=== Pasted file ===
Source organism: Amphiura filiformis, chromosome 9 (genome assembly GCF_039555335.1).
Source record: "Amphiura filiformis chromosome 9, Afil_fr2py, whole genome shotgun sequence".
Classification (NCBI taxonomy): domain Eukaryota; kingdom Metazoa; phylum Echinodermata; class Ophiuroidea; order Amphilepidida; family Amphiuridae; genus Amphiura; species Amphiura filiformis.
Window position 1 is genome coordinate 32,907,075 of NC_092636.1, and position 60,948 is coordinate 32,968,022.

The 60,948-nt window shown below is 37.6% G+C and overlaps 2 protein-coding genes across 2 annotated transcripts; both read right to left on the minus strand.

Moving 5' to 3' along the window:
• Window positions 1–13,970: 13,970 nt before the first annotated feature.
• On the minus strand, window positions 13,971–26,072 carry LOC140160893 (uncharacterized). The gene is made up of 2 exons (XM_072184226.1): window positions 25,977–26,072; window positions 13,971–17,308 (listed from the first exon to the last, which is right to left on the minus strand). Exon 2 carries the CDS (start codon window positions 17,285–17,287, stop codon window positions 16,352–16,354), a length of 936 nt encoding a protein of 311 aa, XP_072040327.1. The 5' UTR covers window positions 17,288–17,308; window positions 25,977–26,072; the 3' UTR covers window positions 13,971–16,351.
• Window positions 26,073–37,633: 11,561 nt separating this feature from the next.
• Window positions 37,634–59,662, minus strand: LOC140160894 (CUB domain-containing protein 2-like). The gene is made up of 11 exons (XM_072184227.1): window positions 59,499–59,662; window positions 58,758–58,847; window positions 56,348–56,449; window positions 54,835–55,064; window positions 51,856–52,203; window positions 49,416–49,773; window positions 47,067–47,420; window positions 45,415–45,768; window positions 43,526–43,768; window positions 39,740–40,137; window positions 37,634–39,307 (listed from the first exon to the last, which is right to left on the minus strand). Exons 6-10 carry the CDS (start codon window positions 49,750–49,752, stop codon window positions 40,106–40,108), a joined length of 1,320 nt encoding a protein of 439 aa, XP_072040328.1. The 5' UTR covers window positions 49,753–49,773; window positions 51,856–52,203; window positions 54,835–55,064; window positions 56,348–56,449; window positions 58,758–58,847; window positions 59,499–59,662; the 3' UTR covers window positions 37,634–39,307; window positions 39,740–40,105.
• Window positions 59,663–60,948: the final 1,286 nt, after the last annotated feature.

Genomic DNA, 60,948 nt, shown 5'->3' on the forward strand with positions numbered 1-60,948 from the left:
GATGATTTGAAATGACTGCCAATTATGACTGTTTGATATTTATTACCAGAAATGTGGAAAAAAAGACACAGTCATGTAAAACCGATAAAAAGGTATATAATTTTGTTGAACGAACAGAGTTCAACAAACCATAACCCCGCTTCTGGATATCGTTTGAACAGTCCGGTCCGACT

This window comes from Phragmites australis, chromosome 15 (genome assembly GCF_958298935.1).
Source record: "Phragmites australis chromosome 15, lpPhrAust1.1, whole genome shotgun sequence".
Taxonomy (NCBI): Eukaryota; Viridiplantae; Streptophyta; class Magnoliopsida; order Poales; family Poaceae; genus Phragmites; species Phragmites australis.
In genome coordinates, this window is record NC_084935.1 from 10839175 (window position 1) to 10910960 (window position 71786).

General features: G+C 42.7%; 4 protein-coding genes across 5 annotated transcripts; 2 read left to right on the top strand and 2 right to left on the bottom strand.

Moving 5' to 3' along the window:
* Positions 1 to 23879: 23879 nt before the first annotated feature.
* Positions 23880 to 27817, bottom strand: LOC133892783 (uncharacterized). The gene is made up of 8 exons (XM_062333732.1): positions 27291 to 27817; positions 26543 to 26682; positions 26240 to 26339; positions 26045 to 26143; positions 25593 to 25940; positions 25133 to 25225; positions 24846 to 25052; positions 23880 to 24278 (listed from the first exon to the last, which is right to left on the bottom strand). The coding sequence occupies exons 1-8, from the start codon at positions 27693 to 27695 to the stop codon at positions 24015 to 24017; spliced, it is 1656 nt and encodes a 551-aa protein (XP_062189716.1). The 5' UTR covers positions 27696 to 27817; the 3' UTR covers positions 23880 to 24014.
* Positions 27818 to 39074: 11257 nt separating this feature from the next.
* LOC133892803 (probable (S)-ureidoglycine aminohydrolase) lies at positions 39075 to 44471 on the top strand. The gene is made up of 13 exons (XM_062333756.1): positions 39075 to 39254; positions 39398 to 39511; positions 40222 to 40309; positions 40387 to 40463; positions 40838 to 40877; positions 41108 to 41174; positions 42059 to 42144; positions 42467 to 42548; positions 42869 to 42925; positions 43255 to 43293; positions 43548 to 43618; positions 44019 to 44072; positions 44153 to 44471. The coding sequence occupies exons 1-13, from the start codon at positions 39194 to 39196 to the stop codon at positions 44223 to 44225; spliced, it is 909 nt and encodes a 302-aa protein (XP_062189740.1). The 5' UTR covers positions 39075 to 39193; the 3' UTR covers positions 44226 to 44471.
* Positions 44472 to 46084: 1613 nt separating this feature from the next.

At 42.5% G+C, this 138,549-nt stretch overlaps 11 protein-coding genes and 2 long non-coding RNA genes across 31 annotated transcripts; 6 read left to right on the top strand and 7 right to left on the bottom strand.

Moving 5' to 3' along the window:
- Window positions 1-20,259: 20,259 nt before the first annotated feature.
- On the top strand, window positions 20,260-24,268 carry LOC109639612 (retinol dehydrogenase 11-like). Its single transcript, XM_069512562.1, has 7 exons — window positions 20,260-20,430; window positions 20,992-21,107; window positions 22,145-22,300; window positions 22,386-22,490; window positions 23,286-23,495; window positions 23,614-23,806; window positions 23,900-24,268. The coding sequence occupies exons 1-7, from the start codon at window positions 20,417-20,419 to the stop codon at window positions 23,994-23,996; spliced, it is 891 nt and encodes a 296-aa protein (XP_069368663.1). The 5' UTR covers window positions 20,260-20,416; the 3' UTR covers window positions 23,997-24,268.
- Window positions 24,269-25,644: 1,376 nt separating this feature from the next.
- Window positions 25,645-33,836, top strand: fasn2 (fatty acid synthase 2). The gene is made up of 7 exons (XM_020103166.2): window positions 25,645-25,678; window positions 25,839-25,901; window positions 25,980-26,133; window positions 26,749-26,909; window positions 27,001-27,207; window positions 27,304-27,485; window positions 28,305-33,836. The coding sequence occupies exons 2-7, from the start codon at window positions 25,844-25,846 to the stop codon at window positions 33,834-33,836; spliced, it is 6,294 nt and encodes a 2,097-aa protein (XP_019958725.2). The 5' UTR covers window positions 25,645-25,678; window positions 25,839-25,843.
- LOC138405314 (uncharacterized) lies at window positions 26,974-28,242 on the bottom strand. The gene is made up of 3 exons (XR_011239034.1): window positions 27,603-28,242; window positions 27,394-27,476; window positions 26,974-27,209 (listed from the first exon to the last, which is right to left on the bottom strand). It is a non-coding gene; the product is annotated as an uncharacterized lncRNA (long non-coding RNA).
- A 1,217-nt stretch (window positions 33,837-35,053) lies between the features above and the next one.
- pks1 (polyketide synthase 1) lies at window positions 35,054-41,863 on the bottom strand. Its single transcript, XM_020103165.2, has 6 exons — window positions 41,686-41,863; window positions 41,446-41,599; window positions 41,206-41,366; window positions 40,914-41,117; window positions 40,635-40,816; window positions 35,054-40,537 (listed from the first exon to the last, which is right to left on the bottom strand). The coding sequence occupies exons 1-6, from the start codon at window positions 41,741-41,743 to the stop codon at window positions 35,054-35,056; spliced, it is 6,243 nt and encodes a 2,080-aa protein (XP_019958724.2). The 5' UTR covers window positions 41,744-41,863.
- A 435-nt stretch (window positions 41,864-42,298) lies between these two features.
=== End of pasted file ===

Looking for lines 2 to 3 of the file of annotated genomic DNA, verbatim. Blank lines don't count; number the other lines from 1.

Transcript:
Source record: "Amphiura filiformis chromosome 9, Afil_fr2py, whole genome shotgun sequence".
Classification (NCBI taxonomy): domain Eukaryota; kingdom Metazoa; phylum Echinodermata; class Ophiuroidea; order Amphilepidida; family Amphiuridae; genus Amphiura; species Amphiura filiformis.